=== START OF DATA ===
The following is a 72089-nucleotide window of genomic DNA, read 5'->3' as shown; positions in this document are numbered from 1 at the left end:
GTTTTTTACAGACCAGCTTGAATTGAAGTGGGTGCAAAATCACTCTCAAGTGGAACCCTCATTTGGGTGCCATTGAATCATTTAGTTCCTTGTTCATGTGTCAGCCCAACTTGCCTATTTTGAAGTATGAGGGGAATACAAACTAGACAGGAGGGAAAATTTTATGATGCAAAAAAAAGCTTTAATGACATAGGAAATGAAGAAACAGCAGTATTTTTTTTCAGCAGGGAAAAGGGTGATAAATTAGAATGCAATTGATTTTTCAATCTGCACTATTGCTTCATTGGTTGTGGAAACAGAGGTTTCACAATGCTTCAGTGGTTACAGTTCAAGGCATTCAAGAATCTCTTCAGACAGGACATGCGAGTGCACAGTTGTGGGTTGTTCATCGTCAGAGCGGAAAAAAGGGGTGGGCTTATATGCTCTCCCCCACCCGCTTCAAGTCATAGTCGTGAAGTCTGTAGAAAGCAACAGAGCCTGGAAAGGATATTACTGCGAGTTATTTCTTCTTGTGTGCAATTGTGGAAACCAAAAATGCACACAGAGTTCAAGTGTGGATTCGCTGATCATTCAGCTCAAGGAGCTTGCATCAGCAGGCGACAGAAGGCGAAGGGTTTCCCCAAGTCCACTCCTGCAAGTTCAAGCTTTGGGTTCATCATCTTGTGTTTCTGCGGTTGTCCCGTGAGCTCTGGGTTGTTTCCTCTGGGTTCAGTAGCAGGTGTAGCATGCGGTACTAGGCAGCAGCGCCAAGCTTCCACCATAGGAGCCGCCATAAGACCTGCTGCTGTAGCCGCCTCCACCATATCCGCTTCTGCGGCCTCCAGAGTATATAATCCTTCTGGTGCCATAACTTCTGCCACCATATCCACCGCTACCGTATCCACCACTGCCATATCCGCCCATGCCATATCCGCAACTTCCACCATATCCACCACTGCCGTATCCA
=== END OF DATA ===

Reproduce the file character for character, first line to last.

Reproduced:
The following is a 72089-nucleotide window of genomic DNA, read 5'->3' as shown; positions in this document are numbered from 1 at the left end:
GTTTTTTACAGACCAGCTTGAATTGAAGTGGGTGCAAAATCACTCTCAAGTGGAACCCTCATTTGGGTGCCATTGAATCATTTAGTTCCTTGTTCATGTGTCAGCCCAACTTGCCTATTTTGAAGTATGAGGGGAATACAAACTAGACAGGAGGGAAAATTTTATGATGCAAAAAAAAGCTTTAATGACATAGGAAATGAAGAAACAGCAGTATTTTTTTTCAGCAGGGAAAAGGGTGATAAATTAGAATGCAATTGATTTTTCAATCTGCACTATTGCTTCATTGGTTGTGGAAACAGAGGTTTCACAATGCTTCAGTGGTTACAGTTCAAGGCATTCAAGAATCTCTTCAGACAGGACATGCGAGTGCACAGTTGTGGGTTGTTCATCGTCAGAGCGGAAAAAAGGGGTGGGCTTATATGCTCTCCCCCACCCGCTTCAAGTCATAGTCGTGAAGTCTGTAGAAAGCAACAGAGCCTGGAAAGGATATTACTGCGAGTTATTTCTTCTTGTGTGCAATTGTGGAAACCAAAAATGCACACAGAGTTCAAGTGTGGATTCGCTGATCATTCAGCTCAAGGAGCTTGCATCAGCAGGCGACAGAAGGCGAAGGGTTTCCCCAAGTCCACTCCTGCAAGTTCAAGCTTTGGGTTCATCATCTTGTGTTTCTGCGGTTGTCCCGTGAGCTCTGGGTTGTTTCCTCTGGGTTCAGTAGCAGGTGTAGCATGCGGTACTAGGCAGCAGCGCCAAGCTTCCACCATAGGAGCCGCCATAAGACCTGCTGCTGTAGCCGCCTCCACCATATCCGCTTCTGCGGCCTCCAGAGTATATAATCCTTCTGGTGCCATAACTTCTGCCACCATATCCACCGCTACCGTATCCACCACTGCCATATCCGCCCATGCCATATCCGCAACTTCCACCATATCCACCACTGCCGTATCCA